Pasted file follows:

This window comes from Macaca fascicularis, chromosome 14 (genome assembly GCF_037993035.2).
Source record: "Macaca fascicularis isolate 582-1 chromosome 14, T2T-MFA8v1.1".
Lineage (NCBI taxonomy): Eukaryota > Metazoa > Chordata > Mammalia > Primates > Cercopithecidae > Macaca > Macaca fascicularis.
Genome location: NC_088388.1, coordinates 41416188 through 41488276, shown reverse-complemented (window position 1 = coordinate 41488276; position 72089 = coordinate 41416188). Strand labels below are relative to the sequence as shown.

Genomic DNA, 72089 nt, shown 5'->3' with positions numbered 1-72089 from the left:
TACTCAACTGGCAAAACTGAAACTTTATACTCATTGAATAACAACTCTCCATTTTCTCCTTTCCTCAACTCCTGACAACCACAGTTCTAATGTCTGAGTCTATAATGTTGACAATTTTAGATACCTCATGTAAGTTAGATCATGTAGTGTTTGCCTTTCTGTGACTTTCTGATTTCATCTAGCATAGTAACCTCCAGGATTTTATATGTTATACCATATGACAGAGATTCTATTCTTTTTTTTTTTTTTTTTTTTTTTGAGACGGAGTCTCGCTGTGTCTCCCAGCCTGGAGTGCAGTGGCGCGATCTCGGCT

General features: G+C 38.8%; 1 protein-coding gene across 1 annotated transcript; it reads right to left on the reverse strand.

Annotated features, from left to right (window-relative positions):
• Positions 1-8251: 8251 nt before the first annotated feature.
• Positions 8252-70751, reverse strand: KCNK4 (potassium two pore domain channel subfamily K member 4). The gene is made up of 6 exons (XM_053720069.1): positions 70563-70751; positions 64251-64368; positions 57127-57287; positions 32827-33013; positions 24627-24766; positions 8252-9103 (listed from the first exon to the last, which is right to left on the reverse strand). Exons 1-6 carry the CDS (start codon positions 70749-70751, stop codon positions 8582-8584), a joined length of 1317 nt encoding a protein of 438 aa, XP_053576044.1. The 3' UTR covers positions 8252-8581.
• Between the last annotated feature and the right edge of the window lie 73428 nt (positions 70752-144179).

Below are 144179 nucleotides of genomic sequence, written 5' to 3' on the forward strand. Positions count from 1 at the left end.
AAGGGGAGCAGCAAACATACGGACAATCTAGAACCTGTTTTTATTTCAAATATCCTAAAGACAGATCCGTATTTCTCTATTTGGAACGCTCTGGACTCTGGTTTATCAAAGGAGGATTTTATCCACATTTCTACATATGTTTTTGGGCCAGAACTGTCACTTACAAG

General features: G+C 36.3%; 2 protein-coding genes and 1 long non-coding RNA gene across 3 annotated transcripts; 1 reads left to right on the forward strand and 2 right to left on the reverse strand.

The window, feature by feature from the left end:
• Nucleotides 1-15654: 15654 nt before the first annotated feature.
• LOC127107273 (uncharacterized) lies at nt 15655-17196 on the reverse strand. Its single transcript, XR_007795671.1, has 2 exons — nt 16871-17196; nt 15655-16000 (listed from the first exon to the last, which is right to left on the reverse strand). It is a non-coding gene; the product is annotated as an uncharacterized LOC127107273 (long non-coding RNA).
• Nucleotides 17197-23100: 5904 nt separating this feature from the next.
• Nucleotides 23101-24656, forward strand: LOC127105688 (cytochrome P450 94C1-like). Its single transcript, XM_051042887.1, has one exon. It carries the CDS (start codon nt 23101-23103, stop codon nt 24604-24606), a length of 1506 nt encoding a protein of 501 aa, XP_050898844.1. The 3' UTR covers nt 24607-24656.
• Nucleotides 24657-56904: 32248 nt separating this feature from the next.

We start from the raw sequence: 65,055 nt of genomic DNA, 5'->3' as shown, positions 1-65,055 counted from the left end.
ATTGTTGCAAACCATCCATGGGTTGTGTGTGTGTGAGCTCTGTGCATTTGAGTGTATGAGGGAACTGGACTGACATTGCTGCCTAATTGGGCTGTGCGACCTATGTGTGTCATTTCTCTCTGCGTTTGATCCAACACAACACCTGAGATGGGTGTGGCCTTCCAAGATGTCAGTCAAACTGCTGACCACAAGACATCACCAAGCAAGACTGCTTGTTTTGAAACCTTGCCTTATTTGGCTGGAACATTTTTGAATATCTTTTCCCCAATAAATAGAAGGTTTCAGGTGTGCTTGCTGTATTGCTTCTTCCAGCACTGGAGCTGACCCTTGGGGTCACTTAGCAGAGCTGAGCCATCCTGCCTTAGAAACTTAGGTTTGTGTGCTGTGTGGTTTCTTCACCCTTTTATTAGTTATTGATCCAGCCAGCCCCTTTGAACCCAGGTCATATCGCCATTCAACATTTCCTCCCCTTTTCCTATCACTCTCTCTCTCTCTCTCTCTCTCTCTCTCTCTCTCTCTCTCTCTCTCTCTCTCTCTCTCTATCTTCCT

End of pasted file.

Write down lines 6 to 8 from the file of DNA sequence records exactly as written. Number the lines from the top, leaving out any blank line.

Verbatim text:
TACTCAACTGGCAAAACTGAAACTTTATACTCATTGAATAACAACTCTCCATTTTCTCCTTTCCTCAACTCCTGACAACCACAGTTCTAATGTCTGAGTCTATAATGTTGACAATTTTAGATACCTCATGTAAGTTAGATCATGTAGTGTTTGCCTTTCTGTGACTTTCTGATTTCATCTAGCATAGTAACCTCCAGGATTTTATATGTTATACCATATGACAGAGATTCTATTCTTTTTTTTTTTTTTTTTTTTTTTGAGACGGAGTCTCGCTGTGTCTCCCAGCCTGGAGTGCAGTGGCGCGATCTCGGCT

General features: G+C 38.8%; 1 protein-coding gene across 1 annotated transcript; it reads right to left on the reverse strand.

Annotated features, from left to right (window-relative positions):